This Week in Retail – Grocers and Governments

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This week, we look at the impact of recent legislation on retail and consumer behaviour and ask whether retailers can make changes on their own, or whether they need laws to enforce change.

As we quieten down for the summer lull, a few stories to tide us over in the meantime.

First is the ever-evolving story of reducing waste and environmental impact in retail. We have seen plastic bag usage collapse since the ban came in, dropping over 90%. The average customer used to buy 140 bags a year before the ban came in, down to 10 now. Whilst welcome, this does pose two questions to the industry; firstly, are we clear on what a truly better alternative looks like? Our Tweet this week from Lord Price does hint at the complexity retailers have to grapple with when it comes to creating environmentally sound packaging. Secondly, and perhaps more significantly, retail has always prided itself on the market dynamic that sits underneath it. Listening and responding to customer feedback has been a mantra, giving retail a sense of pride as an industry of change, and yet it took legislation to make this one (which has been broadly both positive and painless by customers). However major changes in recent years – plastic bag levy, the sugar tax, changes to tobacco selling – have all been legislative. Can retailers take big and unilateral stances, or will it need statutes to do this in other areas in the future?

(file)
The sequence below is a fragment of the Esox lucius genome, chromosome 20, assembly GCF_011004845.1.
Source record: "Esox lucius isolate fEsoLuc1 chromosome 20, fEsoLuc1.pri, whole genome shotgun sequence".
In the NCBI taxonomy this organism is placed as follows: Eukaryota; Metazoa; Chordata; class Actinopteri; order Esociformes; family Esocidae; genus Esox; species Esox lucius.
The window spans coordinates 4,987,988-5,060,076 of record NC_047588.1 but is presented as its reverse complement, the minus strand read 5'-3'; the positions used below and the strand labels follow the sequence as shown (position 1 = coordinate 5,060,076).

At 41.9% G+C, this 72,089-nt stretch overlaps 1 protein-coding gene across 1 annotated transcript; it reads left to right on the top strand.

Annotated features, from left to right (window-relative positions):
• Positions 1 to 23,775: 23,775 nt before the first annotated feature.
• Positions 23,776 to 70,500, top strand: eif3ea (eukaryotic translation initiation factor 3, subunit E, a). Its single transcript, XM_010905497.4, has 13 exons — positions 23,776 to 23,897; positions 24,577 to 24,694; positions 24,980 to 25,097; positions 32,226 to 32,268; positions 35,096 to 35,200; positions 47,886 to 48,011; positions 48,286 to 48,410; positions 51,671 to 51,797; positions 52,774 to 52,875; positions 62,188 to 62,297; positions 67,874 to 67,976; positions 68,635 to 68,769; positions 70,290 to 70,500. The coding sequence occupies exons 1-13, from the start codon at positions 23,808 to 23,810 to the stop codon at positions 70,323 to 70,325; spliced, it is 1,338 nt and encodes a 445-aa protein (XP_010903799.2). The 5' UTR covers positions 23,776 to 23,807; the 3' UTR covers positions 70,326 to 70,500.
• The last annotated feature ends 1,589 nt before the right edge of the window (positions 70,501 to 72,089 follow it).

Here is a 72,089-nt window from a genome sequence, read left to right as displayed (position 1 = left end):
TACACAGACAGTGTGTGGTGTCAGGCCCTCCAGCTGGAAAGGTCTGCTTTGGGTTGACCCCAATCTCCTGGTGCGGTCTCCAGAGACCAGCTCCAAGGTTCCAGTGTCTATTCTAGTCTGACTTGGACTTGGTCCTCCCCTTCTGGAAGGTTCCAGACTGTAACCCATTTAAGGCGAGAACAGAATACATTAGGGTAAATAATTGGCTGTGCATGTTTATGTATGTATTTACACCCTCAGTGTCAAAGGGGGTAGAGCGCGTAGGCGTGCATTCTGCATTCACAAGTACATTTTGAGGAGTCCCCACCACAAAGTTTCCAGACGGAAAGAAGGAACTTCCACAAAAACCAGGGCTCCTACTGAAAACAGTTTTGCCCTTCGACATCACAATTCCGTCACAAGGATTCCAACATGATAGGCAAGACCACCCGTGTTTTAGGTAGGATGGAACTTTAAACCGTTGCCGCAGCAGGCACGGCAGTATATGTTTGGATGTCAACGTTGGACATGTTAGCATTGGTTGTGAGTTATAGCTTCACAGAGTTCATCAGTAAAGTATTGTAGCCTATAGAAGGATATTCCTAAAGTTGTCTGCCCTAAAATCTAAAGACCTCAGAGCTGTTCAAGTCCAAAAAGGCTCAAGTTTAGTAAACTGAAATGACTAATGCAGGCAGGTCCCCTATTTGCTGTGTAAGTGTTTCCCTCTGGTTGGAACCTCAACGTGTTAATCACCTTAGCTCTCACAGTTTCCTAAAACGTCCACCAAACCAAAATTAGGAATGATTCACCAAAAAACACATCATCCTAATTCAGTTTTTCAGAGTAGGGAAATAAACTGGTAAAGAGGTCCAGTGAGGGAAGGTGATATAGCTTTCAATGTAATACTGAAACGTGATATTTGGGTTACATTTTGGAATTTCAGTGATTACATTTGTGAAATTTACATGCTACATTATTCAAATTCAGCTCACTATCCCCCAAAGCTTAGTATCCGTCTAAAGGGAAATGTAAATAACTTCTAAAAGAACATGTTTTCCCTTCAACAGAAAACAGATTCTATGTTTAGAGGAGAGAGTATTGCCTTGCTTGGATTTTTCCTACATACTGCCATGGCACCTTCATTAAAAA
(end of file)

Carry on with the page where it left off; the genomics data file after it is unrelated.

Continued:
Perhaps we’ll see this tested in another environment, with the news that UK shops use 1% of UK electricity for refrigeration. Considering the size and scale of supermarket fridges, if anything I’m surprised the number wasn’t larger – however this is clearly an emerging conversation within the broader environmental one. Improving the efficiency of these has been, and will forever be, on retailers’ to-do lists. Apart from the financial efficiency of having doors on fridges, there’s another benefit long known to retailers – customers don’t like the cold. I remember talking to a Frozen Food Director who had reams of customer feedback saying the biggest blocker to customers shopping the department wasn’t the layout, or the range, or the price – it’s just too cold down that aisle to spend much browsing time. However, doors are a big call and are historically seen as a sales inhibitor, will a grocer make the call on this on their own, or will it need the legislators to step in?



Nick Hoenig

Managing Consultant, Operations Transformation

Retail, with a focus on Store Transformation and Store Evolution, Proposition Development, and Landing Change in Retail

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